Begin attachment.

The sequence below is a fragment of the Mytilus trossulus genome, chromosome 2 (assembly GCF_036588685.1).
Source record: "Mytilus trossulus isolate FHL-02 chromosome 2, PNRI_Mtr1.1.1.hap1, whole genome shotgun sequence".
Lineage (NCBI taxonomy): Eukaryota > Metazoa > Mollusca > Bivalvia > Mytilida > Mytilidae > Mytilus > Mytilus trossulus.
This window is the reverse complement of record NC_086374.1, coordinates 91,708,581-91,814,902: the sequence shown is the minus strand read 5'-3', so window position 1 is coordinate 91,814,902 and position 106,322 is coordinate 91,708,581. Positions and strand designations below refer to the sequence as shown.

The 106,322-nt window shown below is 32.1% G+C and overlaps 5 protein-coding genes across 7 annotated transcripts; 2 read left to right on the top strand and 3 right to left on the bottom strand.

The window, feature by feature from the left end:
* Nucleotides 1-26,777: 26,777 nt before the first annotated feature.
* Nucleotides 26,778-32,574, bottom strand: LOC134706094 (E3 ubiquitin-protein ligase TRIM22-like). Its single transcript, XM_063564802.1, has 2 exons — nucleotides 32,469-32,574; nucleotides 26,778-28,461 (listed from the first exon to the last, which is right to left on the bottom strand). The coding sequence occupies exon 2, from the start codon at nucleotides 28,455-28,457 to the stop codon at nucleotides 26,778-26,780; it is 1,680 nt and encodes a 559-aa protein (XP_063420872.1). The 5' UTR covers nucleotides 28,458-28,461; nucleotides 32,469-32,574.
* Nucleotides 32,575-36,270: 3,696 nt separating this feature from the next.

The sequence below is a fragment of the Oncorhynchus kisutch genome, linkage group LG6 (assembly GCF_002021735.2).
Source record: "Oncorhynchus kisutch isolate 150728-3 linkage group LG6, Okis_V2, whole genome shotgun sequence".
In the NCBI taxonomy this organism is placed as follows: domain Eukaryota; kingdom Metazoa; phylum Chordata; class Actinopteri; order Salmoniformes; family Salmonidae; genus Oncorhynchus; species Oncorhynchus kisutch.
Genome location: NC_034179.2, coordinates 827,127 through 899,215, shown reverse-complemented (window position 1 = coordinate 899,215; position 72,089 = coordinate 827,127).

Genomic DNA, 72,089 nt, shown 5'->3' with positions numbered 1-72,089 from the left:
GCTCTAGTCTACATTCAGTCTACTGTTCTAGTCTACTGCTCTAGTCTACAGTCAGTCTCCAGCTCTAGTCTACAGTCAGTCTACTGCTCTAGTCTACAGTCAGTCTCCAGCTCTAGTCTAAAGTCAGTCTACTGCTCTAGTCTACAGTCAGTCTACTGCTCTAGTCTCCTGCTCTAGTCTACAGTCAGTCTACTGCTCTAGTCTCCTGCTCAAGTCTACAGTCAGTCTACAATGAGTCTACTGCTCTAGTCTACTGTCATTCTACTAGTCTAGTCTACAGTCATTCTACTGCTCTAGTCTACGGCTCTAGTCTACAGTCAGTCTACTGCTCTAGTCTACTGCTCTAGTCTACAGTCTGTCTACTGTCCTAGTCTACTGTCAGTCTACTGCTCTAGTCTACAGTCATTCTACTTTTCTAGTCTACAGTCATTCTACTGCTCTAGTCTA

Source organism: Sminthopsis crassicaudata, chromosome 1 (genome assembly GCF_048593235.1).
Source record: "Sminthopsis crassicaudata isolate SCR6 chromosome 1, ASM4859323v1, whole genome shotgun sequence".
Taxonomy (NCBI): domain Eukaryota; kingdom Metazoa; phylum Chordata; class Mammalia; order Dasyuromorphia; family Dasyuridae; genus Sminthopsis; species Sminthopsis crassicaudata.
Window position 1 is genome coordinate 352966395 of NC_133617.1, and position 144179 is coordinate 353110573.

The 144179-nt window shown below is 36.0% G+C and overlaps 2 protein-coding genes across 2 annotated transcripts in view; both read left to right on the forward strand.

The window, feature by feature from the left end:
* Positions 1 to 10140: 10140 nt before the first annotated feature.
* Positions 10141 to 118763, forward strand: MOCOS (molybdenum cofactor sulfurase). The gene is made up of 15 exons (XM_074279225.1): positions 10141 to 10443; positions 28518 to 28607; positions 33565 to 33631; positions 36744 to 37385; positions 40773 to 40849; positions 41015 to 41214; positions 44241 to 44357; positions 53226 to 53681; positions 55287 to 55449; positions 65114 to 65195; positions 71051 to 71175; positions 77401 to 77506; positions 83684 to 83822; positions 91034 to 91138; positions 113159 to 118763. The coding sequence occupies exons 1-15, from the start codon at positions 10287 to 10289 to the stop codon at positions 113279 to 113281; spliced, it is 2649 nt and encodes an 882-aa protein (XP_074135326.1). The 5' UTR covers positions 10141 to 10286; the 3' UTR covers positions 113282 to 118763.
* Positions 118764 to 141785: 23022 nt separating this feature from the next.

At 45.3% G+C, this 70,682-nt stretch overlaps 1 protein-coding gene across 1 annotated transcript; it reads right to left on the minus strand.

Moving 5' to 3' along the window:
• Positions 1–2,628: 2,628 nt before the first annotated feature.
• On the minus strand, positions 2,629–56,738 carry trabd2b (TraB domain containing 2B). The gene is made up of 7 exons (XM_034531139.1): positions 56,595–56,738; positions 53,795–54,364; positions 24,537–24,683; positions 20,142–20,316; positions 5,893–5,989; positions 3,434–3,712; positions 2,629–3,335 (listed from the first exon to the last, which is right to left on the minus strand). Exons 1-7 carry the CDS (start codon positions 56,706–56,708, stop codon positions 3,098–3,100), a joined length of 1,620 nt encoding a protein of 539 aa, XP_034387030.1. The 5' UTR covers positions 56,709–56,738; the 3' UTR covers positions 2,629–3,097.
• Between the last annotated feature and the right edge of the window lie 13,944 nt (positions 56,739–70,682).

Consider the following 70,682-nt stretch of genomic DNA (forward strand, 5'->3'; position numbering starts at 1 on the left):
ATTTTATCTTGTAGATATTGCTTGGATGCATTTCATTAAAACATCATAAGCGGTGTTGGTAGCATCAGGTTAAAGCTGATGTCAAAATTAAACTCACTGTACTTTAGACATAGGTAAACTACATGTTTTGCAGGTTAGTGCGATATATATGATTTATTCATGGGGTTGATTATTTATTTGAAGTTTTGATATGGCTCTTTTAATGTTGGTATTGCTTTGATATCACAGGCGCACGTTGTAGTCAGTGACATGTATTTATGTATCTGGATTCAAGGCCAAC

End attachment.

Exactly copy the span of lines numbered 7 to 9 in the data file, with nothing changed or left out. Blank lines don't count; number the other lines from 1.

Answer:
* Nucleotides 1-26,777: 26,777 nt before the first annotated feature.
* Nucleotides 26,778-32,574, bottom strand: LOC134706094 (E3 ubiquitin-protein ligase TRIM22-like). Its single transcript, XM_063564802.1, has 2 exons — nucleotides 32,469-32,574; nucleotides 26,778-28,461 (listed from the first exon to the last, which is right to left on the bottom strand). The coding sequence occupies exon 2, from the start codon at nucleotides 28,455-28,457 to the stop codon at nucleotides 26,778-26,780; it is 1,680 nt and encodes a 559-aa protein (XP_063420872.1). The 5' UTR covers nucleotides 28,458-28,461; nucleotides 32,469-32,574.
* Nucleotides 32,575-36,270: 3,696 nt separating this feature from the next.